NAPA VALLEY — I'm getting myself in really hot water. First I got coated in mud hip-deep. Then I lay about indulgently for an eternity. Then I splashed about in a mini-water park. Now I'm sliding into scalding water to lie about some more. After that, I'll rest again.
This wholly un-Puritan episode is by design. I'm at a hot springs resort in Calistoga, the gloriously easygoing small town at the top end of the Napa Valley, and I'm doing something Westerners have done for thousands of years, in the same place, maybe even the same fashion. Well, maybe not -- there are those cucumber slices. More on that in a minute.
Northern California is the world capital of laissez-faire hot-spring soaking. Within a few hours drive of one another, Calistoga, Harbin Hot Springs and Wilbur Hot Springs offer relaxation, restoration and the sort of only-in-California experiences that make you think, hmm, didn't I see this in a movie?
At Indian Springs Resort and Spa in Calistoga, for instance, the hot-mud treatment starts when I lie down in a concrete basin filled with hip-deep indigo goop and attendants ladle more atop my torso. It's the most penetrating warmth I've ever encountered. Makes your bones feel like muffins. Your joints turn to mohair.
It's volcanic ash mud, locally sourced, as they say these days (dug out back with a backhoe). Though I lobby for more, my repose here is limited to 10 minutes, because, "We don't want to cook you into noodle soup." Despite the time limit, the relaxation effect is sufficient to convince me hours have passed.
Then, in succession, I'm led to a pummeling shower where I hose off the mud; over to a deep tub of hot mineral-geyser water for a follow-up 15-minute soak; then under a cool shower to restore thermal normalcy. Then a session in a steam room, then another shower. Then I'm led like an old horse down a hall to an austere resting room where I can lie quietly for an indefinite while. The attendant places a slice of cucumber over each eyelid. Yes, really.
"There seems to be something about cucumber that enhances the cool, calming effect," she explains. "Maybe it's aromatherapy."
Maybe so. More time passes, cucumber-aided. I can sip on cucumber-lemon water when I wish. Detect a theme here? I daydream of cucumber finger sandwiches in a Kensington-district London hotel. Then pickles intervene. Lemon dill gherkin pickles. Strange where the mind goes, left free to wander the labyrinthine hallways of indolence.
Eventually, I rise and dress and stroll around the resort. It's autumn, and the weather is way better than in London -- 65 degrees, a pleasant, hazy sunshine, light breeze ruffling the palm leaves overhead.
On the slight rise overlooking the quiet compound of cottages and rooms, the huge Indian Springs pool, a historic 1917 facility, wafts mist into the afternoon air. On a ridge beside it, geysers thrum and throb steam. In the pool I find acres of unoccupied 102-degree mineral water in which I can float and splash and let the scent of sulfur supplant cucumber essence.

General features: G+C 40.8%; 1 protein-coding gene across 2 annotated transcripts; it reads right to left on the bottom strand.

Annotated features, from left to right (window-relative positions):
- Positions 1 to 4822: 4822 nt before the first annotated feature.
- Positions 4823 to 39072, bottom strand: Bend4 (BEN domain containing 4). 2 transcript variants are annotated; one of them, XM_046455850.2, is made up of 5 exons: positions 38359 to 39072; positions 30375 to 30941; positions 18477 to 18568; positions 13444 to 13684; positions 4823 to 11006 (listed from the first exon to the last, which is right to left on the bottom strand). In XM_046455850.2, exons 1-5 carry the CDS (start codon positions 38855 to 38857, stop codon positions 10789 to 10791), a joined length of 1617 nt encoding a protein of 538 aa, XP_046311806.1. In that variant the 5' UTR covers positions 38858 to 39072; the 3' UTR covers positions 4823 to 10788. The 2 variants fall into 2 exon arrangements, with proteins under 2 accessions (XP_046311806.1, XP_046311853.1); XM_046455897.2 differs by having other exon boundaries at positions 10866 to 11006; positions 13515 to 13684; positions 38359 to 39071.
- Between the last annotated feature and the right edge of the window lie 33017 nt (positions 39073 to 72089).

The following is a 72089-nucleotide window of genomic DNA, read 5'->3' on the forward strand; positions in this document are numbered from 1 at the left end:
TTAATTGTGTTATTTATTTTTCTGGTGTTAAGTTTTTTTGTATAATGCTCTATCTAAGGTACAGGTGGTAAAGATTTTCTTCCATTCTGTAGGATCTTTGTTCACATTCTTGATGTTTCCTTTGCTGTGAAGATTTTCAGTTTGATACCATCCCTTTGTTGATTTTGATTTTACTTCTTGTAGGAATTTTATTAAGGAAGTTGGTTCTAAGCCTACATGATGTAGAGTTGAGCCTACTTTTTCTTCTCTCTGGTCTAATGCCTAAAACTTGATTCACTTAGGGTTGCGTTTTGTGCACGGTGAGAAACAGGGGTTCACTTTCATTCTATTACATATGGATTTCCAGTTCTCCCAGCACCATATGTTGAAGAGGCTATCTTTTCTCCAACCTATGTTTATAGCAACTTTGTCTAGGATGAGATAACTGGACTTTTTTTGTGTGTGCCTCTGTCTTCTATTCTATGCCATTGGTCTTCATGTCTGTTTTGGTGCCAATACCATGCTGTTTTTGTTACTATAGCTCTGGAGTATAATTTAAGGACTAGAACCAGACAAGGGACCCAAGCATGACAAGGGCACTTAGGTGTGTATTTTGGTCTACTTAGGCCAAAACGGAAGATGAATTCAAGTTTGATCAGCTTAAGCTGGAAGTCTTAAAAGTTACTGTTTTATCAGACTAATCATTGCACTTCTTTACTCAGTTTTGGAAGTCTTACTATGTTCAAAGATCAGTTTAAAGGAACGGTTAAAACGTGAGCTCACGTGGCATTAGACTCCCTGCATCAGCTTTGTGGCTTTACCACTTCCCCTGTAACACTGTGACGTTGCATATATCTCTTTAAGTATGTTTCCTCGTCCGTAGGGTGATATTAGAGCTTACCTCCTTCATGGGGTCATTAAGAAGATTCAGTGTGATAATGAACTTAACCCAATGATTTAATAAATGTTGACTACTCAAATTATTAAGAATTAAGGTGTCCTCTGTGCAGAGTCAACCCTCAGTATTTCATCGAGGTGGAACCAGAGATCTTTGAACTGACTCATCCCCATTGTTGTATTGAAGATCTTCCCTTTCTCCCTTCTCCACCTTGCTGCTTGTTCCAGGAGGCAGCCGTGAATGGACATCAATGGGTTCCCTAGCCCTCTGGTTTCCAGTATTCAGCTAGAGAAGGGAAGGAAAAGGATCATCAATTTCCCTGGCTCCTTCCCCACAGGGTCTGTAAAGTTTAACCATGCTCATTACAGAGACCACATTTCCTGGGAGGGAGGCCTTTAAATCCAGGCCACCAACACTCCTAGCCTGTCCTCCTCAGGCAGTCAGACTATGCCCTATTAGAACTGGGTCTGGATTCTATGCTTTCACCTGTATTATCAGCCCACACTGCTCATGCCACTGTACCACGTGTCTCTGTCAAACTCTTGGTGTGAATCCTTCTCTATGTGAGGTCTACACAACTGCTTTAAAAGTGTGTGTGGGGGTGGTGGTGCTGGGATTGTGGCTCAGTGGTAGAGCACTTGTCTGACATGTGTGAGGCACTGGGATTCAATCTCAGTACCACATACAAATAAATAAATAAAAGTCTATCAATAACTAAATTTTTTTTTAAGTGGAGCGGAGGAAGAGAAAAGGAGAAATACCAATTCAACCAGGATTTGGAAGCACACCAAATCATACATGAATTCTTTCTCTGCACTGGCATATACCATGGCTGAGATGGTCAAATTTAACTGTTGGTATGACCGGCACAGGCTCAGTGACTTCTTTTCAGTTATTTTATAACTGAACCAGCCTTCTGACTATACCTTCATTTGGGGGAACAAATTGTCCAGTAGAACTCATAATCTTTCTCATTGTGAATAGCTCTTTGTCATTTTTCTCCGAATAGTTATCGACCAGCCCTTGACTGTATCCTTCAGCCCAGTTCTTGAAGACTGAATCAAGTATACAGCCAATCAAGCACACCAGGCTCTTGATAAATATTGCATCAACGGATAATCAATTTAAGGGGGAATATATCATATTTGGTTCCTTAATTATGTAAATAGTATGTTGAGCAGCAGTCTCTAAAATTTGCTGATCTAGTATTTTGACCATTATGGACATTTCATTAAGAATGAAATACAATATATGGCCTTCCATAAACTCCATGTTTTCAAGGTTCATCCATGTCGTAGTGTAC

The name, Indian Springs, harks back to the supposed use of the geyser water and warm mud by Native Americans of the region, a factoid that struck me as, well, colorful, until I chatted with a hot springs expert, Dennis Griffin, who did his master's thesis on indigenous use of West Coast hot springs.
Many tribes consider them sacred sites and would not tell Griffin exactly what their traditions entailed, but he made a point of visiting almost every hot spring west of the Rockies and north of Sacramento. Now Oregon's state historic preservation officer, he learned that sweat lodges were often built on platforms above the springs for spiritual ceremonies, and westering pioneers used hot spring mud to pack the bearings in their wagon wheels -- not to mention bathing and washing their clothes in the springs themselves.
Bathing (with soap) is now verboten, by custom and regulation, in most hot springs, including commercial developments such as Indian Springs. I would have said that sacred uses were also history, until I visited Harbin.
In the early 20th century, this property outside Middletown was the Harbin Health & Pleasure Resort. Now, it's a retreat complex that is the world center for the Heart Consciousness Church, a New Age outpost of the human potential movement (paraphrasing its own description). Here visitors meditate, reflect and practice bedroom yoga, or what Harbin calls "unconditional dance."
I missed the latter, but I did discover that a visit to Harbin is itself an unconditional dance with cultural adventure.
Harbin's central feature is its Hot Pool, whose 113-degree water issues from an altar-like fixture in the wall above the pool. This is, to devotees, a sacred place, so I must wait my turn to descend the ladder into the pool. As dark descends, I head outside to a cooler, larger pool. There are a dozen or so of us here, people of various descriptions, ages and garbs, including, of course, none.